The oldest house in Castle Rock welcomed us with layers of dust covering 140 year old Doug Fir planks. The old boards run nearly 15 feet across the room in a single span–beautiful pieces of hardwood, shrouded, waiting to be uncovered and renewed. In the adjacent rooms, exposed subfloor waited for us to install newly milled, 16 foot Doug Fir planks to match the old. Over time, especially over nearly a century and a half of time, oxygen and light mingle with the surface and character of wood, changing the colors ever so slightly, and forming gaps between the planks. Typically historical polyurethane (an oil based finish) covered the floors and had yellowed over time. And then of course, floors of this age show the activity of years and years of walking, dragging, and everything else that happens in a home. This is one of the beauties of hardwood flooring: it develops character with the house, but when it gets to a point, the wood can be rejuvenated and refreshed. Needless to say, this project, for all its character and story, calls for the care and talent of an experienced craftsman.
The first few days were spent installing the new boards, crafting headers (aka ribbon board) in the doorways to add the right distinction to the floor, and working through the wear and tear of the old floors with a series of progressively finer sanding passes. As the project progressed, I finally met David Braun, the owner of the Dyer House (1875), and through his detail and my many questions, I was able to piece together some highlights of this storied home. What follows is the history of this old house:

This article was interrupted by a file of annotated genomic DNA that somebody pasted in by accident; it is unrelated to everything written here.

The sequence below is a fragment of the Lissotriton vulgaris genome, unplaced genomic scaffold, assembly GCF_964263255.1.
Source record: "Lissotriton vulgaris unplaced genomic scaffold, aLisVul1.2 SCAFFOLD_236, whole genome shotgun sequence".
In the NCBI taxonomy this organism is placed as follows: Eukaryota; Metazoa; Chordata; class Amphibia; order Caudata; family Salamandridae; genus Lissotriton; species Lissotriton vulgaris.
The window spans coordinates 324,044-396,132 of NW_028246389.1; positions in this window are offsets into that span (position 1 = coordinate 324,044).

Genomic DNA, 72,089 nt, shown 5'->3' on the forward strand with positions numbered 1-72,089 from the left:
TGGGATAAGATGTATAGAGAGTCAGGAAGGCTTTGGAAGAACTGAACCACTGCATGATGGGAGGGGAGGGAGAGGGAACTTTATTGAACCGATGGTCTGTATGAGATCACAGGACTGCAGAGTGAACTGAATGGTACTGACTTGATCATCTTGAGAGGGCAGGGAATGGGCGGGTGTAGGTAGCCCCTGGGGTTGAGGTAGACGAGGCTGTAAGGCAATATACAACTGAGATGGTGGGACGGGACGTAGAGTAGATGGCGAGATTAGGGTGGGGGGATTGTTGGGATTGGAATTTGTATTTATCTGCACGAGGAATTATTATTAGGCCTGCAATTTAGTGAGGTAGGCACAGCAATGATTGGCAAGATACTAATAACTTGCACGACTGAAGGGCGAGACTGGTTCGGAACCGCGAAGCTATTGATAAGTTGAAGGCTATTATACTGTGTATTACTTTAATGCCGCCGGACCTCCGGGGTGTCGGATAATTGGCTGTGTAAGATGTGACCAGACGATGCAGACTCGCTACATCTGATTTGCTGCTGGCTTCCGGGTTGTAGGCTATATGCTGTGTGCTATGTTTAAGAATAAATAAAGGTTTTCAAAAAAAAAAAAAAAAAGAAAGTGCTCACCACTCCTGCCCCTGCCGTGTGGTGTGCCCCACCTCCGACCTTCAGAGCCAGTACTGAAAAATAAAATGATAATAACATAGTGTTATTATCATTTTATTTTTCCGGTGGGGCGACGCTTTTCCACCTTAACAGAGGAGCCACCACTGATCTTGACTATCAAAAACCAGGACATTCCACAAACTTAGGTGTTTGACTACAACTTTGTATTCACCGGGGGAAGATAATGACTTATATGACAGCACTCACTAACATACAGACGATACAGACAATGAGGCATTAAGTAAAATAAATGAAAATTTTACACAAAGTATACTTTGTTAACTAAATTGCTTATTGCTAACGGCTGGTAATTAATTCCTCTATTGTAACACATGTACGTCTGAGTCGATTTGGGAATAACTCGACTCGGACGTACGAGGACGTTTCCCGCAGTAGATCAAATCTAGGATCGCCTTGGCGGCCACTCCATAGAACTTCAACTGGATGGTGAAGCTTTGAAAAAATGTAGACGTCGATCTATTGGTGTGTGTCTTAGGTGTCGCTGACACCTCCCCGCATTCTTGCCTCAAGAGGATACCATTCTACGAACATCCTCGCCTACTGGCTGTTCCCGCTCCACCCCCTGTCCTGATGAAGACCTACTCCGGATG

When I arrived to the house on Friday morning, the front door was locked, so I went around to the side yard where I found David, the homeowner, sporting a huge smile as he continued work on a mound of dirt and roots piled alongside the driveway. I let him enjoy another scoop or two on his part-segway, mostly-tractor before getting his attention.
David Braun and his wife Brittany are the newest inhabitants of Castle Rock’s oldest home. Samuel Dyer, a pharmacist returning from the civil war built the home in 1875 when the only other building in town was the train depot. The train depot still stands, and, a few times each day, the old house still rumbles as the iron horse bellows a choo-choo to accompany the chugga-chugga of its wheels clanging against the rails. Other things in Castle Rock have changed.
“This was the first house in town,” David shared and pointed just across the street, “then came that house in 1882, and the one next to it is a lot newer, it came in sections on the train back in the ‘20’s.” He’s no stranger to the history of the house, in fact it was just what he and his wife had wanted. “We moved here from only about a mile away, on the other side of the castle. When the listing came up, we just had to have it.”
The house nearly didn’t live to see the 21st century—the third century of its life so far— when in 1983 it was slated for demolition in order to build an apartment complex. The town of Castle Rock swooped in just in time and saved the house, and only a few months later it was sold to a couple who maintained the home for the next thirty years. “They did a nice job of keeping it up, they put electricity and water into the house. Now, we’re working on really bringing it back to life.”
5280 Floors has had the pleasure of restoring the original hardwood floors, and installing a new section of 13 to 16 foot planks of Doug Fir into the adjacent rooms. The oak floors that used to line these adjacent rooms had gotten beyond repair and the shape of the floor resembled a bowl. “If you put a grape in the corner, it would just start rolling away,” David told us, “and now, they’re flat and they match the original rooms.”